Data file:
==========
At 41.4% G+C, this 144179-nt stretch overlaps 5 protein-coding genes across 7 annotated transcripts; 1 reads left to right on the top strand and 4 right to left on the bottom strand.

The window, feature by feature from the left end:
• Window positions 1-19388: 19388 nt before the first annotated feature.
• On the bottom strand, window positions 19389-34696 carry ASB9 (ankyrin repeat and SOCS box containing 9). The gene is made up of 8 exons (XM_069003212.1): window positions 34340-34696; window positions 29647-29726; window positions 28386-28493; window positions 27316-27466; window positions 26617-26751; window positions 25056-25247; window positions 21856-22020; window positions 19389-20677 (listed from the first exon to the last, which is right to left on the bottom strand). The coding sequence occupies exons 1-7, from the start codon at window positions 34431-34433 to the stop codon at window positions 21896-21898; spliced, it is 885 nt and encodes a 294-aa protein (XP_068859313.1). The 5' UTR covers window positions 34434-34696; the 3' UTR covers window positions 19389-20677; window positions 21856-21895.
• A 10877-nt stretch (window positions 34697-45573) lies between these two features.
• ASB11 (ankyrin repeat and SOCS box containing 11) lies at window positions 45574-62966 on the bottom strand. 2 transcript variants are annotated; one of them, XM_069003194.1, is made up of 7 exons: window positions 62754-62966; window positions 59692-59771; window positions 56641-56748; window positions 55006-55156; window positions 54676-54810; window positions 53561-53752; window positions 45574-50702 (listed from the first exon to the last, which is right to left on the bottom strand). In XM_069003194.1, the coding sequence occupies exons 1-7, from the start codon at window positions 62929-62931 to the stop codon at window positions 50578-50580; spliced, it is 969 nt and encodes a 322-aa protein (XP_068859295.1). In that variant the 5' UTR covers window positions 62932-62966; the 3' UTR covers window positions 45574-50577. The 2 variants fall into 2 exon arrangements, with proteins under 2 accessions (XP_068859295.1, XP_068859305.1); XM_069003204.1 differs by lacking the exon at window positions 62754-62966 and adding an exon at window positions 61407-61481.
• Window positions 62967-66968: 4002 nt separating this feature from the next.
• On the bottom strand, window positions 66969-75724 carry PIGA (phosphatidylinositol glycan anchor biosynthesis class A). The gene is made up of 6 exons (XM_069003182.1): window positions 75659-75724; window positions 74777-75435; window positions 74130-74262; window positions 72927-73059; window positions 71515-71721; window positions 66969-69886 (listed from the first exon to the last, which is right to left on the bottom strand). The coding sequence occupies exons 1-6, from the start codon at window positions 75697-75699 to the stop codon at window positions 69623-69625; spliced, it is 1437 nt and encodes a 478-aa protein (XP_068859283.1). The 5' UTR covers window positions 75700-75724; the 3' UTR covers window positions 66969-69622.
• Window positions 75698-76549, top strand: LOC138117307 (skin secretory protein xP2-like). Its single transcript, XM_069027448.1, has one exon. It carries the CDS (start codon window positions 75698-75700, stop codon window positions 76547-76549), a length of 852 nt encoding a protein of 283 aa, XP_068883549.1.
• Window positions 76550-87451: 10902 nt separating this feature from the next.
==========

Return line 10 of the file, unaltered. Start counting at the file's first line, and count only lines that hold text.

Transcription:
• Window positions 76550-87451: 10902 nt separating this feature from the next.